With the popularity of collagen and gelatin protein, often I get asked "Is Collagen a Good Source of Protein?" While I am a big fan of both, I think it's important to note that it may not be the best option for a source of protein.
With the popularity of collagen in recent years, so too have I seen an increase of the use of collagen as a meal-replacing protein. While I am a big fan of collagen and personally aim to consume a high-quality grass-fed collagen protein in some form, nearly daily, myself, and I definitely recommend collagen to many of my nutrition clients for a variety of therapeutic and supplemental reasons – I wanted to take a moment to share why I don't recommend that collagen be counted as part of your daily sources of protein or to used as a post-workout, rebuilding and recovering protein.
Why is a Complete Protein Important?
The human body is primarily made up of water, protein and fat. Second only to water, proteins comprise most of our tissues in the form of amino acids. And in all those amino acids, about half is collagen.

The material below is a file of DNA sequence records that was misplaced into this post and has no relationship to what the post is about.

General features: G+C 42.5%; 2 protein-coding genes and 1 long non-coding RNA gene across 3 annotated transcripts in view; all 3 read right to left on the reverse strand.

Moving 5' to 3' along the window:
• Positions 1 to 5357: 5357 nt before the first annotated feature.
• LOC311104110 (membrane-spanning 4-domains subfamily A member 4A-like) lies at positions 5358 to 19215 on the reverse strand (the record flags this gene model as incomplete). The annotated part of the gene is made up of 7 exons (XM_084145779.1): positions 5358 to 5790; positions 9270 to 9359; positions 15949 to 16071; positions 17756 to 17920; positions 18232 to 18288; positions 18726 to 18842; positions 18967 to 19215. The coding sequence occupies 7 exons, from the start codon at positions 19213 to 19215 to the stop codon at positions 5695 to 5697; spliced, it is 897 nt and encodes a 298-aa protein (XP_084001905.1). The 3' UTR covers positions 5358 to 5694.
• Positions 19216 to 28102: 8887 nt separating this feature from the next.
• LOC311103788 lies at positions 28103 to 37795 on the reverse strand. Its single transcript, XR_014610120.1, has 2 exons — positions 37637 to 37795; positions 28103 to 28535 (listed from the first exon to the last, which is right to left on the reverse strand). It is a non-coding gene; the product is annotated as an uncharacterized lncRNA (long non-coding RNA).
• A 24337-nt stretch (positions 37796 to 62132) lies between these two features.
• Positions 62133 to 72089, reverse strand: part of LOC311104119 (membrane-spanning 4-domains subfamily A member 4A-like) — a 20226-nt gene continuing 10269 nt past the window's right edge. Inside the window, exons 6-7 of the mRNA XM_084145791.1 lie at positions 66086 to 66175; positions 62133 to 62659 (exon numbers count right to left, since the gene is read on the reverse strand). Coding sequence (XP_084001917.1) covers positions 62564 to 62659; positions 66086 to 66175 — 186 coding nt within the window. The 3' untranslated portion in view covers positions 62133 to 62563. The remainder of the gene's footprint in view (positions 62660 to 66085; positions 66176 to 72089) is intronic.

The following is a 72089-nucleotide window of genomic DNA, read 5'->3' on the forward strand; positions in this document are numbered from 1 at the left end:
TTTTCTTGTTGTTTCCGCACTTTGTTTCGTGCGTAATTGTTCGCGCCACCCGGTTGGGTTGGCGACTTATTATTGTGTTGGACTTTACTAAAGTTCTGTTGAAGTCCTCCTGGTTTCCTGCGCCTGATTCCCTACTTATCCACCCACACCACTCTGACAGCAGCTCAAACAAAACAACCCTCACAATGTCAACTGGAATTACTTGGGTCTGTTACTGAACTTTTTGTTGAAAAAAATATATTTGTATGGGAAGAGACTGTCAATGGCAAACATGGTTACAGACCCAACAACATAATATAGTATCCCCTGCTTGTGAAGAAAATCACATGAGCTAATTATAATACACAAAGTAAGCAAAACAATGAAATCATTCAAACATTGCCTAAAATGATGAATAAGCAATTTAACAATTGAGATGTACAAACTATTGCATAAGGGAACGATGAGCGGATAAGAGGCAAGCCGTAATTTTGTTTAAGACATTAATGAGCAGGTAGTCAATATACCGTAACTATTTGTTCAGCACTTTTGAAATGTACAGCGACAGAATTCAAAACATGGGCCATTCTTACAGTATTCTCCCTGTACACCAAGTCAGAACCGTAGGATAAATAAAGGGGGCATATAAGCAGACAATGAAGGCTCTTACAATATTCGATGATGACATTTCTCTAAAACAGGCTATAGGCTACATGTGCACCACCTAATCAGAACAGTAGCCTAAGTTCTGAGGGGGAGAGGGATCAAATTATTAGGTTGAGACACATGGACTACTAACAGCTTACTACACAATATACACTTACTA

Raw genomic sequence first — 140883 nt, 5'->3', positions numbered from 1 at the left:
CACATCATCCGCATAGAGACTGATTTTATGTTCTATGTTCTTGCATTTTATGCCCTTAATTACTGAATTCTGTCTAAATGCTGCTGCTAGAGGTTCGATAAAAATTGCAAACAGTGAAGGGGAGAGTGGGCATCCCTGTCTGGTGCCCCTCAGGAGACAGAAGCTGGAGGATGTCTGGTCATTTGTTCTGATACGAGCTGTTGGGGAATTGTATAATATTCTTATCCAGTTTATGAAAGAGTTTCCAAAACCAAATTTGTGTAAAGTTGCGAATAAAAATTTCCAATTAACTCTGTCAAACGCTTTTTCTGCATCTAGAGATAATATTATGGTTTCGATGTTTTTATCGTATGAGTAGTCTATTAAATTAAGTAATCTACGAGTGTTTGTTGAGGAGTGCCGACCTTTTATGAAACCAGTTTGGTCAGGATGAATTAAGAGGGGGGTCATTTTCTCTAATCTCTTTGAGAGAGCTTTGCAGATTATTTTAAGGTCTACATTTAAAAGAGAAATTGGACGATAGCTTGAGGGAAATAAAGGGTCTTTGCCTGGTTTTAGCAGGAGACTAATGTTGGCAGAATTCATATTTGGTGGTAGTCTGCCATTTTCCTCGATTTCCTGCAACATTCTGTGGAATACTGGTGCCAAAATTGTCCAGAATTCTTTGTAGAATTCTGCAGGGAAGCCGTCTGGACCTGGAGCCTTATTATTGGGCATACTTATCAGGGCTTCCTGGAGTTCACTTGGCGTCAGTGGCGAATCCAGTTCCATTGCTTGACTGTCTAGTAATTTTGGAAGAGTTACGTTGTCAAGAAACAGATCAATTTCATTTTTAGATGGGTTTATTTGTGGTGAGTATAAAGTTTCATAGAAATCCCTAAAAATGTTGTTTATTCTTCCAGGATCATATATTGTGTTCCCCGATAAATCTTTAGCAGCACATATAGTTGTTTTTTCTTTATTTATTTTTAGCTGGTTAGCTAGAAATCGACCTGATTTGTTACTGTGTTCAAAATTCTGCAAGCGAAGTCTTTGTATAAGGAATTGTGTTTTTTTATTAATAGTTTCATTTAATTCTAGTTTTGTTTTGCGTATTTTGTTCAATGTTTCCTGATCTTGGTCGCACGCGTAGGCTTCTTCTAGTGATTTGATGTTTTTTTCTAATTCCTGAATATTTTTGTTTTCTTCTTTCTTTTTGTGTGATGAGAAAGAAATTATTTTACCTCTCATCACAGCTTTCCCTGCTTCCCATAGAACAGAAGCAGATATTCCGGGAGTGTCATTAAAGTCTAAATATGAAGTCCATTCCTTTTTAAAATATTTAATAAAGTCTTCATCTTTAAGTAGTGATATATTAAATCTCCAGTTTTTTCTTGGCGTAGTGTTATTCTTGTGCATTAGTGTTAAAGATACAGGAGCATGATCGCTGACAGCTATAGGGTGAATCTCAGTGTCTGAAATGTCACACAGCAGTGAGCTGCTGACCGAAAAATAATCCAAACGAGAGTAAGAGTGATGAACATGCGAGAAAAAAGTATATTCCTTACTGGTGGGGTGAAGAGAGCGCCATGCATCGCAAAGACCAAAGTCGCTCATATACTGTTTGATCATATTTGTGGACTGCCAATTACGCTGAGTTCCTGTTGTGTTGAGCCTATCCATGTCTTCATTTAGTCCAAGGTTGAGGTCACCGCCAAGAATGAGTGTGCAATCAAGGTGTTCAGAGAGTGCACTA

There are 22 standard amino acids. Of those 22, 9 are “essential,” meaning they are not made by the body and must be obtained through our diet. Another 6 are “conditionally essential,” meaning our bodies can make sufficient amounts without getting them directly from diet, but only when circumstances are optimal.
Our bodies NEED protein to sustain life. Protein is responsible for building every single cell in our body. The full panel of essential amino acids are necessary to help us build and repair every structure in our body. We build them up, break then down, over and over and over again. A great amount of dietary protein every day is necessary for this to be done efficiently and effectively.
Lean muscle is made entirely of complete protein as well, and is key for optimal well being. Lean muscle improves metabolism, helps burn body fat, regulates body temperature, as well as keeps you strong, healthy, and supported.
Muscle needs protein and getting adequate, quality protein (ideally from high-quality, properly raised, animal sources) supports strength, injury prevention and longevity. Protein also helps with a higher metabolic rate, greater insulin sensitivity, and building that lean, sculpted, sexy physique, you babe, you. Protein is also responsible for satiety and reducing cravings and hunger.
A complete protein is comprised of, at the very least, the 9 essential amino acids. These are referred to as ‘essential’ because you MUST obtain them from your diet; the body cannot synthesize them on its own. Complete proteins can be found in a wide variety of animal foods and a few plant foods.